The excavation of hard rock such as granite is a process that consumes a great deal of time and energy, whether it be in mining or in tunnelling. Several steps are necessary: first of all cracks have to be created in compact rock to make it fragment into individual pieces which can then be excavated and removed. In the history of mining, this first step was often carried out with the help of fire – because heat cracks the rock. An interdisciplinary project of the Chairs for Mechanics, Physics and Mining Engineering at the Montanuniversität Leoben (Leoben University of Mining Sciences) investigated a modern version of that strategy, using microwaves to heat the rock.
“All conventional excavation methods have one thing in common: you first want to break the rock, i.e. create more surfaces, but only a small part of the energy really goes into that fragmentation. The lion’s share is lost in the form of heat”, says principal investigator Thomas Antretter from the Institute of Mechanics at the Montanuniversität. Currently, the rock is either blasted or fragmented mechanically with heavy machinery and then excavated. “This is a giant waste of energy. We do not want to replace mechanical excavation completely, that would be impossible. But we can make it easier”, says Antretter in the interview with scilog.
25 times stronger than a microwave oven
The fact that microwaves can be used to warm up food is well known. It is less obvious, however, that microwaves can also be used to heat up rock. “You could actually put a piece of rock in a microwave oven and it would become warm”, explains Antretter. “In order to create real cracks, however, you need a great deal more energy.” For the practice tests they used a microwave unit with an output of 25 kW, which is about 25 times the energy produced by a microwave oven. Applied by means of a device that looks like a hose, the microwaves are channelled through this hollow conductor.
Antretter’s group was responsible for the computer simulations. “The simulations were quite comprehensive, because first we had to compute the electromagnetic processes, the irradiation and propagation of electromagnetic waves, and then we had to conclude from these computations how the granite would heat up.” Antretter was particularly interested in granite because of the difficulties it entails in excavation due to its hardness. Granite consists of feldspar, quartz and mica. “These minerals have different properties and heat up to different degrees. Apart from that they also differ in their electrical properties, meaning that they absorb microwaves differently.” This also had to be computed prior to the experiments.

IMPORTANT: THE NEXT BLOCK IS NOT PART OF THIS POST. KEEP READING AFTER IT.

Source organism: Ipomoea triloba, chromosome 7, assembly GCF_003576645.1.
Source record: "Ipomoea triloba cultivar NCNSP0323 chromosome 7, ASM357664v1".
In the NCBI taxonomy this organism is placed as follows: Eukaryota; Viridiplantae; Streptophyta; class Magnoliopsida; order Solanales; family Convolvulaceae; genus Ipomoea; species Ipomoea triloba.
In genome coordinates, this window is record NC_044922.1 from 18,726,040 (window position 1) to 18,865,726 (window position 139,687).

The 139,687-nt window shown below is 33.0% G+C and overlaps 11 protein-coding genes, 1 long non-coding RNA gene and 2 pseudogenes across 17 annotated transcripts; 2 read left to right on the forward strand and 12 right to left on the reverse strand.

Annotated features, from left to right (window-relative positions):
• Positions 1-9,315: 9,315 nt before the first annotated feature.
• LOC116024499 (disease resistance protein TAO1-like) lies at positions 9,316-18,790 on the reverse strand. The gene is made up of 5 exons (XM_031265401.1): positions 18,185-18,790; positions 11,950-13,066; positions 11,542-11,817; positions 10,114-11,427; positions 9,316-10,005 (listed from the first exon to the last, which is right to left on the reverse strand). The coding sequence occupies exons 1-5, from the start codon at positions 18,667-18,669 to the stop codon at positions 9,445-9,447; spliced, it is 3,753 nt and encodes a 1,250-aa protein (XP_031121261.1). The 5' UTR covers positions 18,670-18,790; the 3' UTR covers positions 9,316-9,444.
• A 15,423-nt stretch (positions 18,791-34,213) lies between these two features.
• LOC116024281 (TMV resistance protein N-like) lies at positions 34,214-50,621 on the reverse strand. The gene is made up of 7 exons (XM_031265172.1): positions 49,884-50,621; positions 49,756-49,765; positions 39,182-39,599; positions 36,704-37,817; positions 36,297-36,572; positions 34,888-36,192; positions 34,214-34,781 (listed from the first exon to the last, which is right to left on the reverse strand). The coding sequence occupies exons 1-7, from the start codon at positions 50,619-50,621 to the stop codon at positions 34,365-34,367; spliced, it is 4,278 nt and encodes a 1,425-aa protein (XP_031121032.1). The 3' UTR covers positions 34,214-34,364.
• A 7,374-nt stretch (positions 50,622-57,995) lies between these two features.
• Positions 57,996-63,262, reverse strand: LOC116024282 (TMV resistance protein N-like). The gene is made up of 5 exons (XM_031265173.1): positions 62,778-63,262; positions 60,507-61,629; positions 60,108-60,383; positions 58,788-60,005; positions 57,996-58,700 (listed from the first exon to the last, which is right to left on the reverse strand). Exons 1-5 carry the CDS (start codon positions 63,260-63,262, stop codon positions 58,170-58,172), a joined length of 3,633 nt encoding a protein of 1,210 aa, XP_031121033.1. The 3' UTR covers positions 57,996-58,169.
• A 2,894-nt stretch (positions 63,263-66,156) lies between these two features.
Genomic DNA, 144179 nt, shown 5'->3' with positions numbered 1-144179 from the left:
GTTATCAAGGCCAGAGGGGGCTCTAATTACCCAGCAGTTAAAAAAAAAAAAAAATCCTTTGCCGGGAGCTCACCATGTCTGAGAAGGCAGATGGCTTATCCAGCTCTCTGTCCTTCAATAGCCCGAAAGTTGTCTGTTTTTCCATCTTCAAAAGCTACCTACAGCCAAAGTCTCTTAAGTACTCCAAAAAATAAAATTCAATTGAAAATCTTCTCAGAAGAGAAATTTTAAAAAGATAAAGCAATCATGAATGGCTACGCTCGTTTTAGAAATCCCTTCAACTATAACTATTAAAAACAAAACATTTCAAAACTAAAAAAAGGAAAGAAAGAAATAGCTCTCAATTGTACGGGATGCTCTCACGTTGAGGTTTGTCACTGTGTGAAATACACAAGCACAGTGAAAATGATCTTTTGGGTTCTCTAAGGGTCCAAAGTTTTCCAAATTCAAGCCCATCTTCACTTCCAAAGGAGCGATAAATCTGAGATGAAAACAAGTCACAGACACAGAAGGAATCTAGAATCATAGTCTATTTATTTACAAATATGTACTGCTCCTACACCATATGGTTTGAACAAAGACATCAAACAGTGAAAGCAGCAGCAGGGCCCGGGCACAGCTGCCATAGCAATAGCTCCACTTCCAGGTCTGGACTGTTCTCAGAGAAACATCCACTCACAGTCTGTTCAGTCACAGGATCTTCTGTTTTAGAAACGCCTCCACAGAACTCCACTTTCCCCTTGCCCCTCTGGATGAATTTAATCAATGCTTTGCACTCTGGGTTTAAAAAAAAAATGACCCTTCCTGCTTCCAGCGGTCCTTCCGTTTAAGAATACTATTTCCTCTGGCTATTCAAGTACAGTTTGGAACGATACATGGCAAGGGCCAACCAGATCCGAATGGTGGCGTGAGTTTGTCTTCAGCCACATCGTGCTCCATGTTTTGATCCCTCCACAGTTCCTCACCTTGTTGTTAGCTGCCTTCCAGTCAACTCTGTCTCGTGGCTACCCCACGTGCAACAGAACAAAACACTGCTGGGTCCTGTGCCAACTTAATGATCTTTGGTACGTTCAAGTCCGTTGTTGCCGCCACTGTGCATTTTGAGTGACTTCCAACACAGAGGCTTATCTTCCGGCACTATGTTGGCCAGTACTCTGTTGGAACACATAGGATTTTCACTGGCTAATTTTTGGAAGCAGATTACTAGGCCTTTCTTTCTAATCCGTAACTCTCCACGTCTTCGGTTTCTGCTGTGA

“The results for power dissipation were then used to compute the mechanical aspects”, explains Antretter. “In order to do that we needed to calculate how the temperature is going to develop in the rock over time. Based on that we can compute the mechanical strains and stresses, again as a function of time.” The results were compared with the critical stress levels for the individual components of the rock in order to find out when the rock would break and produce the desired cracks.
Short pulses more effective
Thomas Antretter’s team simulated short, intense pulses lasting only a tenth of a second and compared them with longer pulses of lower intensity that lasted 100 seconds. The energy output was the same in both cases. “In the simulations, the short pulses showed a little more effect with the same amount of energy”, reports Antretter. In parallel, tests were made at the neighbouring Chair of Mining Engineering where the researchers have access to a microwave unit. “There they actually irradiated rock samples under different conditions and for different lengths of time. It turned out that you can create crack patterns and that they will correlate well with the results of our simulation.”
The idea of using microwaves to break up rock has been around for some time, recalls principal investigator Antretter. “But one could never quantify the effect precisely, the tests were done on a trial and error basis. And so they forgot about it again.”
There are a number of open questions concerning implementation in practice, such as fire safety issues. “But from a purely technical point of view, there is nothing that prevents implementation”, comments Antretter.
Thomas Antretter is a Professor at the Montanuniversität Leoben (Leoben University of Mining Sciences) and the Head of the Institute of Mechanics. His research focus lies on computer simulations of “martensitic” phase transition, strains and stresses in materials and the interaction between microwaves and rock. Antretter has been honoured with various awards, including the Adolf-Martens Award.